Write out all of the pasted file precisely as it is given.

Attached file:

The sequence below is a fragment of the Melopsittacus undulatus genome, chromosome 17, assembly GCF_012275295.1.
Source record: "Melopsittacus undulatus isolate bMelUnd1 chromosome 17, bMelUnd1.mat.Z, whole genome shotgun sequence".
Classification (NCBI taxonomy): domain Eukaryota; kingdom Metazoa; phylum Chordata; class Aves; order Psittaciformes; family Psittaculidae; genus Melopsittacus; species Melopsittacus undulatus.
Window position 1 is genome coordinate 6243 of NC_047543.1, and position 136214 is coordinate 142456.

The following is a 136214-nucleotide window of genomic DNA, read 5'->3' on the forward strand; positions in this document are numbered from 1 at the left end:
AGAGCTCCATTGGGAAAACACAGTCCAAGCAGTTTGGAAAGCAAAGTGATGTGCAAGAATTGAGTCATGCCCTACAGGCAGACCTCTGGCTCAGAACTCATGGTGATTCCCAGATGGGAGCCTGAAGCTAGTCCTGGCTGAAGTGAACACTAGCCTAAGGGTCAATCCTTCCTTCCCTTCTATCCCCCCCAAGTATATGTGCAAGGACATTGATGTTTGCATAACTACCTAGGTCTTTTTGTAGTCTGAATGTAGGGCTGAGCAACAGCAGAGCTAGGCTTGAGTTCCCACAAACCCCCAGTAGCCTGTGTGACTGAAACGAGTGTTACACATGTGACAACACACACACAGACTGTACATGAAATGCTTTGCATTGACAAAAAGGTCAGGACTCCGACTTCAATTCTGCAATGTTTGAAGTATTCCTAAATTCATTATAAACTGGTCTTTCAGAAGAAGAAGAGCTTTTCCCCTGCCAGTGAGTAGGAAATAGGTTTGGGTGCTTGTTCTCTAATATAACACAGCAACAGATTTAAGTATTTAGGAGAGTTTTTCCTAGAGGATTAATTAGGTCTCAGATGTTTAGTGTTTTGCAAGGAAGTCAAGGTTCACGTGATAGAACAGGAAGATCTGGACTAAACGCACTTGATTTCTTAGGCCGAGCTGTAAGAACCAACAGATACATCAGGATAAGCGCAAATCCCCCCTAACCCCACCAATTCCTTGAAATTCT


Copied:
The sequence below is a fragment of the Melopsittacus undulatus genome, chromosome 17, assembly GCF_012275295.1.
Source record: "Melopsittacus undulatus isolate bMelUnd1 chromosome 17, bMelUnd1.mat.Z, whole genome shotgun sequence".
Classification (NCBI taxonomy): domain Eukaryota; kingdom Metazoa; phylum Chordata; class Aves; order Psittaciformes; family Psittaculidae; genus Melopsittacus; species Melopsittacus undulatus.
Window position 1 is genome coordinate 6243 of NC_047543.1, and position 136214 is coordinate 142456.

The following is a 136214-nucleotide window of genomic DNA, read 5'->3' on the forward strand; positions in this document are numbered from 1 at the left end:
AGAGCTCCATTGGGAAAACACAGTCCAAGCAGTTTGGAAAGCAAAGTGATGTGCAAGAATTGAGTCATGCCCTACAGGCAGACCTCTGGCTCAGAACTCATGGTGATTCCCAGATGGGAGCCTGAAGCTAGTCCTGGCTGAAGTGAACACTAGCCTAAGGGTCAATCCTTCCTTCCCTTCTATCCCCCCCAAGTATATGTGCAAGGACATTGATGTTTGCATAACTACCTAGGTCTTTTTGTAGTCTGAATGTAGGGCTGAGCAACAGCAGAGCTAGGCTTGAGTTCCCACAAACCCCCAGTAGCCTGTGTGACTGAAACGAGTGTTACACATGTGACAACACACACACAGACTGTACATGAAATGCTTTGCATTGACAAAAAGGTCAGGACTCCGACTTCAATTCTGCAATGTTTGAAGTATTCCTAAATTCATTATAAACTGGTCTTTCAGAAGAAGAAGAGCTTTTCCCCTGCCAGTGAGTAGGAAATAGGTTTGGGTGCTTGTTCTCTAATATAACACAGCAACAGATTTAAGTATTTAGGAGAGTTTTTCCTAGAGGATTAATTAGGTCTCAGATGTTTAGTGTTTTGCAAGGAAGTCAAGGTTCACGTGATAGAACAGGAAGATCTGGACTAAACGCACTTGATTTCTTAGGCCGAGCTGTAAGAACCAACAGATACATCAGGATAAGCGCAAATCCCCCCTAACCCCACCAATTCCTTGAAATTCT